Make it flat where you can, but build it up into mounds if need be to accommodate the shapes of the components that you are going to make. See below for an example of this.
Alternatively, you can make the plasticine slope (see the next section and the bottom of this page).
Place the components to be moulded on the plasticine base, pushing them down into it slightly to make a good seal. If the components have a fat and a thin end put all of them down in the same direction (note that I have done this here, but not above). You will tilt the mould slightly before it is filled with resin with the fat ends at the bottom - see the Gates and risers section below for more details. As mentioned above, an alternative to tilting the mould is to slope the plasticine within it; in some circumstances this may be simpler.
Put lumps of plasticine round the ends of the cores where they touch one of the walls. This will give an indentation round the end of the core, allowing it to be grasped with long-nosed pliers.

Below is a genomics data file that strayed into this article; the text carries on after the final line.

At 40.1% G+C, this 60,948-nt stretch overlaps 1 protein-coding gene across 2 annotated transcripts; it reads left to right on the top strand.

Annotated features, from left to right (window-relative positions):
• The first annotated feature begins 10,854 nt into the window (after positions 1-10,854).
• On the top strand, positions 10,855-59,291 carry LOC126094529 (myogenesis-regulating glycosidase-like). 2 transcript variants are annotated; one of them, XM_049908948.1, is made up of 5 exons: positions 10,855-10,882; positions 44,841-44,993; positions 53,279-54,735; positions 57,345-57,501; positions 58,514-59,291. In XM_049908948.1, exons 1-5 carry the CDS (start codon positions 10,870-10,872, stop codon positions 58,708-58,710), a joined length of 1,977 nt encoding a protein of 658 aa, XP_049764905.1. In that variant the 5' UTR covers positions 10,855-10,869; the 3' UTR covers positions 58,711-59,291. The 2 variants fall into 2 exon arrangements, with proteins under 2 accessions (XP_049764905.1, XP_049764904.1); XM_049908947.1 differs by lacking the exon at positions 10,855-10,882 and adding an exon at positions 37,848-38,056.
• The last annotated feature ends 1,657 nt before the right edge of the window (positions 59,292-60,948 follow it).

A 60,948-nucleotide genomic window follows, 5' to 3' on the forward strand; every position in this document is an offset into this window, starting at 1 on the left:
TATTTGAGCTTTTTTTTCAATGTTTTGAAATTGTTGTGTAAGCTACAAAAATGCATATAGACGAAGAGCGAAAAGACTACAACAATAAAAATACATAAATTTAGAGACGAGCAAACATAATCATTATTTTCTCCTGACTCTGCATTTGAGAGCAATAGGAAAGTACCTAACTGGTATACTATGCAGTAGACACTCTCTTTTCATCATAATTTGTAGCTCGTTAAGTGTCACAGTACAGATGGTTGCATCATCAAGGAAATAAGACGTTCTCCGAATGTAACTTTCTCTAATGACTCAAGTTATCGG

Push any vertical cores right down into the plasticine as far as they will go.
Make indentations into the rest of the plasticine surface with any object with a conical or spherical end. These will form bumps on one half of the mould and corresponding dents on the other half. These halves will then locate perfectly on each other, constrained by the dents and bumps.
Lightly spray the inside with mould release agent.
Work out the volume of the mould above the plasticine. Unless the components being cast are very big, don't subtract their volume from that - that will give you a little extra material to play with.
The density of the silicone is about 1g per ml (i.e. much the same as water). Weigh out the appropriate proportions of the two components and mix them very thoroughly. Be particularly careful to mix in any material in the corners of the mixing vessel.
Then slowly pour the silicone in. Pour it in one place in the middle and let it flow everywhere else under gravity.
Fill the cavity right to the top. Place extra bricks across the corners to locate the walls precisely.
Leave it to set completely.
Take away all the Lego. Then remove the plasticine. Bits that stick can usually be got off by rubbing them with another piece of plasticine.